BLTC Press Titles

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Through the Looking Glass

Lewis Carroll

Vanity Fair

William Thackery

The Bhagavad Gita


Further Adventures of an Irish R. M.

Edith Somerville and Martin Ross

Medical missions

by Walter Russell Lambuth (bp.)


Or take the case of the Christian lady traveler who met a company of Persians on a long journey over the desert. Some were sick and in pain. When she had relieved them by simple remedies from her medicine chest, they gratefully acknowledged, "We have no hakim in the likeness of Jesus." And many doors of access were opened to Moslem hearts that day.

The missionaries who stand upon the fringes of great outlying empires, lion-hearted and unafraid, yet tender-souled and full of compassion — these are the men and women who are quietly but steadily winning their way to the very citadels of the non-Christian world. "As I have witnessed the relief of hitherto helpless suffering," writes Dr. W. J. Elmslie, "and seen their grateful attempts to kiss my feet, and my very shoes at the door, both of which they would literally bathe with tears — especially as I have seen the haughty Moolah stoop to kiss the boarder of the garment of the despised Christian, thanking God that I would not refuse medicine to a Moslem, and others saying that in every prayer they thanked God for my coming. ... I have wished that more of my professional brethren might share the luxury of doing such work for Christ." Elmslie was sent to Kashmir by the Church Missionary Society to open the door to Christian effort. Twice the evangelistic missionaries had been driven out by the fanatical natives. But he secured a foothold and an entrance for the gospel into one of the "greatest strongholds of heathenism in India."

"As a traveler," wrote Mrs. Isabella Bird Bishop some years ago, "I desire to bear the very strongest testimony that can be borne to the blessings of medical missions wherever they can be carried on as they ought to be. On the western frontier of China, I should say that a single medical missionary might do more than twenty evangelical missionaries at the present time, and that there is room, I was going to say, for fifty medical missionaries in the world where there is but one now; and not only room for them, but a claim for them."

Nowhere in the Oriental world has the medical missionary found a larger, more fruitful sphere of service than in China. He has been the dissipator of prejuduce, the roadbreaker, the foundation layer in many a city, and in many a human heart. The immeasurable need and opportunity of China has drawn to it some of the choicest spirits, men and women imbued with the spirit of the Great Physician, such as Dr. Noyes of Canton, David Grant of Chinchow, Arthur Jackson of Moukden, and Lucy Gaynor of Nanking. They had learned that the " candle of truth " is a " candlestick of mercy," and that of all forms of mercy, medical mercy is the one most needed and least likely to be abused in heathen lands.1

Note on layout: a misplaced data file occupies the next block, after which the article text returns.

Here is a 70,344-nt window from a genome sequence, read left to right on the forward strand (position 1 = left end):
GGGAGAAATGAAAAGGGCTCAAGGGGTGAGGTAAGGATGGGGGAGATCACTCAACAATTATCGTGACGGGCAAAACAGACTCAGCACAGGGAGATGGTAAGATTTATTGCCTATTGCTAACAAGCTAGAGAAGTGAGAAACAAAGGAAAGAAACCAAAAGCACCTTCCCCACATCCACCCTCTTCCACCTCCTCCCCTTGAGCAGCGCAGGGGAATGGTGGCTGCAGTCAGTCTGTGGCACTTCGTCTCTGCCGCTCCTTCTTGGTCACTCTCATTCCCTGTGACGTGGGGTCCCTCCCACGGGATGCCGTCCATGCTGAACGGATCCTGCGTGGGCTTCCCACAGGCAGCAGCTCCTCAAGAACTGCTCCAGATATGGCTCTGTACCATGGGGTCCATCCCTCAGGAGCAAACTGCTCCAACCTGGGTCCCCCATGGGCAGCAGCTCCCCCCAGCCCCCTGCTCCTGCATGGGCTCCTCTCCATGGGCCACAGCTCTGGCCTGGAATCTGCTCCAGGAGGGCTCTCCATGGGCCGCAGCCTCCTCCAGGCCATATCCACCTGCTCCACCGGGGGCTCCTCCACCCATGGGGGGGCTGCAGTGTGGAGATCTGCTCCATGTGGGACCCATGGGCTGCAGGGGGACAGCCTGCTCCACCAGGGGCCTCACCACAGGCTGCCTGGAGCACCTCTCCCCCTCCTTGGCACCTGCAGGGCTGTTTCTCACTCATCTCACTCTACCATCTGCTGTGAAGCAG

Henry M. Stanley cleared a way for a road from the Lower Congo to Stanley Pool through granite rock, matted jungle, and dense forest under an equatorial sun; and the natives of the Belgian Congo called him "Bulu Matadi," the Rockbreaker. So might the medical missionary be named.

Ignorance, selfishness, uncompromising prejudice, social customs hoary with age, religious fanaticism and racial antagonism running into hostility are barriers which in some countries have constituted adamantine walls. But they have been breached, smashed, leveled to the ground and, with the dispelling of ignorance and prejudice and the transformation of hostility into profound respect and permanent friendship, a new order of life in the midst of non-Christian surroundings has been built up.

//. His Standing What of the professional standing of these missionary men and women who represent the leading institutions of the West? I unhesitatingly reply that they are the peers of the members of the medical profession the world over. Dr. John G. Kerr, for years in charge of the Presbyterian Hospital in Canton, "stood second only to Sir William Thompson in the number of times he had operated for urinary calculus — one thousand three hundred times." The fee of many surgeons in the United States for one of these operations would have more than paid Dr. Kerr's salary for a year as a missionary, but most of this surgery was done gratuitously and if a gift was made it went toward the upkeep of the institution.

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